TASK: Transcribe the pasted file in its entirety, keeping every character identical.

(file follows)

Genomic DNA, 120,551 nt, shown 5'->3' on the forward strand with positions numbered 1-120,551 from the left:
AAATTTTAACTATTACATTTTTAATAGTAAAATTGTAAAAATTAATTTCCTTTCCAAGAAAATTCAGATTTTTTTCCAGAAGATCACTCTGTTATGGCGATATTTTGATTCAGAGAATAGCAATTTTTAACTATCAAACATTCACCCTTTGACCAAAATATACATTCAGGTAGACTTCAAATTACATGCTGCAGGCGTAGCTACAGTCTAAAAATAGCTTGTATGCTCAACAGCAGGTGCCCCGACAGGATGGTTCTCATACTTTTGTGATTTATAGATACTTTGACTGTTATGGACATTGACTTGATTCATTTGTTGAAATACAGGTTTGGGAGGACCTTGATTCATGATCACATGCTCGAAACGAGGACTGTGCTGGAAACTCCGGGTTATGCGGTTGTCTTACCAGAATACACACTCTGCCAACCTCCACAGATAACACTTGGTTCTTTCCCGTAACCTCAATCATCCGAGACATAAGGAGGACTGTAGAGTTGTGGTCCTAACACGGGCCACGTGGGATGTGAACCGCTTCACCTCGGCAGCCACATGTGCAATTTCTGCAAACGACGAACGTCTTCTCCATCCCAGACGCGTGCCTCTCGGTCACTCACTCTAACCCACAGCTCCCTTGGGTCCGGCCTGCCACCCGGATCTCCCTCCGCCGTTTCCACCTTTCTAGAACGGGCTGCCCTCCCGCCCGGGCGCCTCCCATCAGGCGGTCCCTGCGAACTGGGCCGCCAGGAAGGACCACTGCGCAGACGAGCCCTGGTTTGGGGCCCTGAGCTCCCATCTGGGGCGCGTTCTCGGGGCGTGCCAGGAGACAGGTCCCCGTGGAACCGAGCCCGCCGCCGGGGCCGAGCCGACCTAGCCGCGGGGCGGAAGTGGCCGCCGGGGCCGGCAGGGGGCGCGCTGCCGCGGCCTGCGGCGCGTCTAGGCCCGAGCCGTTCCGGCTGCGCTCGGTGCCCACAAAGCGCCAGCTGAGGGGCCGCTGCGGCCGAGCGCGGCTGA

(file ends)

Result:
Genomic DNA, 120,551 nt, shown 5'->3' on the forward strand with positions numbered 1-120,551 from the left:
AAATTTTAACTATTACATTTTTAATAGTAAAATTGTAAAAATTAATTTCCTTTCCAAGAAAATTCAGATTTTTTTCCAGAAGATCACTCTGTTATGGCGATATTTTGATTCAGAGAATAGCAATTTTTAACTATCAAACATTCACCCTTTGACCAAAATATACATTCAGGTAGACTTCAAATTACATGCTGCAGGCGTAGCTACAGTCTAAAAATAGCTTGTATGCTCAACAGCAGGTGCCCCGACAGGATGGTTCTCATACTTTTGTGATTTATAGATACTTTGACTGTTATGGACATTGACTTGATTCATTTGTTGAAATACAGGTTTGGGAGGACCTTGATTCATGATCACATGCTCGAAACGAGGACTGTGCTGGAAACTCCGGGTTATGCGGTTGTCTTACCAGAATACACACTCTGCCAACCTCCACAGATAACACTTGGTTCTTTCCCGTAACCTCAATCATCCGAGACATAAGGAGGACTGTAGAGTTGTGGTCCTAACACGGGCCACGTGGGATGTGAACCGCTTCACCTCGGCAGCCACATGTGCAATTTCTGCAAACGACGAACGTCTTCTCCATCCCAGACGCGTGCCTCTCGGTCACTCACTCTAACCCACAGCTCCCTTGGGTCCGGCCTGCCACCCGGATCTCCCTCCGCCGTTTCCACCTTTCTAGAACGGGCTGCCCTCCCGCCCGGGCGCCTCCCATCAGGCGGTCCCTGCGAACTGGGCCGCCAGGAAGGACCACTGCGCAGACGAGCCCTGGTTTGGGGCCCTGAGCTCCCATCTGGGGCGCGTTCTCGGGGCGTGCCAGGAGACAGGTCCCCGTGGAACCGAGCCCGCCGCCGGGGCCGAGCCGACCTAGCCGCGGGGCGGAAGTGGCCGCCGGGGCCGGCAGGGGGCGCGCTGCCGCGGCCTGCGGCGCGTCTAGGCCCGAGCCGTTCCGGCTGCGCTCGGTGCCCACAAAGCGCCAGCTGAGGGGCCGCTGCGGCCGAGCGCGGCTGA